Anderson shares in Newton's success

CHARLOTTE - As the Panthers' other active quarterback throughout the season, veteran Derek Anderson always stood one snap away from taking over the reins of the offense.

As things turned out, Anderson only relieved rookie phenom Cam Newton a couple of times in mop-up roles, but Anderson still made crucial contributions that didn't show up in the gamebook.

"I think I did some good things as far as my role, helping this team every week where I could, from trying to get the defense ready to helping Cam out," Anderson said. "I enjoyed the season for the first time in a while. Obviously, winning more games would have made it even more enjoyable, but I really enjoyed it."

The Panthers signed Anderson early in training camp to help with the development of Newton and second-year quarterback Jimmy Clausen. Some wondered if he'd embrace such a role after being a starter for the better part of the previous four seasons.

Carolina, however, had no such doubts, especially given Anderson's prior relationship with offensive coordinator Rob Chudzinski. The duo had teamed up with the Cleveland Browns in 2007, when Anderson first became a full-time starter and turned in a Pro Bowl performance.

General manager Marty Hurney and head coach Ron Rivera considered that prior knowledge of Chudzinski's offense to be pivotal for a team turning to a rookie quarterback, especially coming off an offseason significantly shortened by the NFL's work stoppage.

On the field, Anderson impressed enough to earn the backup spot. Off the field, he did an impressive job preparing the starter.

"Any little bit I could do every week, just based on things I've seen and experiences I've had, I tried to share it," Anderson said. "Being in this offense before and understanding things, I just tried to give subtle reminders, just little quick things that hit my brain during the course of the game or the course of preparation. It helps to have somebody who has been through it."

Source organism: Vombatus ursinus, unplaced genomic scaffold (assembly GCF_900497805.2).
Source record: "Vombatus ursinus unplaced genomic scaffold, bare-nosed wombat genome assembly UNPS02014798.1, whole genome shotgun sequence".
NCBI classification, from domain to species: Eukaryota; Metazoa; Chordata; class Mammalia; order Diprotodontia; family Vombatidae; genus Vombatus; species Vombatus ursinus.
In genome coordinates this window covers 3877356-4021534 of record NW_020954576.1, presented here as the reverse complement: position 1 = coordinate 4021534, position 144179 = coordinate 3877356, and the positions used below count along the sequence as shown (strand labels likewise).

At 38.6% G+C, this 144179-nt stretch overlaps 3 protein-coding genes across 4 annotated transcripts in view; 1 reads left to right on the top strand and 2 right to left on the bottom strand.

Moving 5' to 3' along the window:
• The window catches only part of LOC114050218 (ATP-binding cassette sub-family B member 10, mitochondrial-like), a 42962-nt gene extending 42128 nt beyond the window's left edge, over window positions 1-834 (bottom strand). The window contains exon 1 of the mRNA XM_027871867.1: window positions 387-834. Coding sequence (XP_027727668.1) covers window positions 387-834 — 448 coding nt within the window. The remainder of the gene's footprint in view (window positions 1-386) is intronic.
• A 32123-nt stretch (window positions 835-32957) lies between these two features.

Anderson helped Newton work toward developing a more balanced demeanor during games, a crucial component to being a leader.

While Newton quickly gained notice for his downtrodden demeanor when something went wrong during a game, Anderson's reputation was just the opposite. In a 2010 game with the Arizona Cardinals, Anderson suddenly found himself in a strange firestorm when TV cameras spotted him smiling on the sideline during a lopsided loss.

"That's my personality. People take it the wrong way sometimes, but I just try to be balanced between having a good time and enjoying myself but also getting down to work and being serious," Anderson said. "Cam is still trying to learn that balance. It can be frustrating. I've been through that, so I just tried to be positive with him.

"He puts a lot of pressure on himself, but you've got to have fun, too, or you're just going to beat yourself up."

In addition, Anderson helped Newton learn to pace himself between games.

"Early in the year, I told him to get his preparation in but then go home and clear your mind," Anderson said. "You can't sit there and watch tape until right before you go to bed because you won't sleep – you'll lie in bed running through all kinds of situations."

Thanks in part to Anderson, it will be opposing defensive coordinators who will face sleepless nights come next season.

"I really enjoyed watching Cam progress," Anderson said. "I'm excited about where he can go and where we can go."

Related Content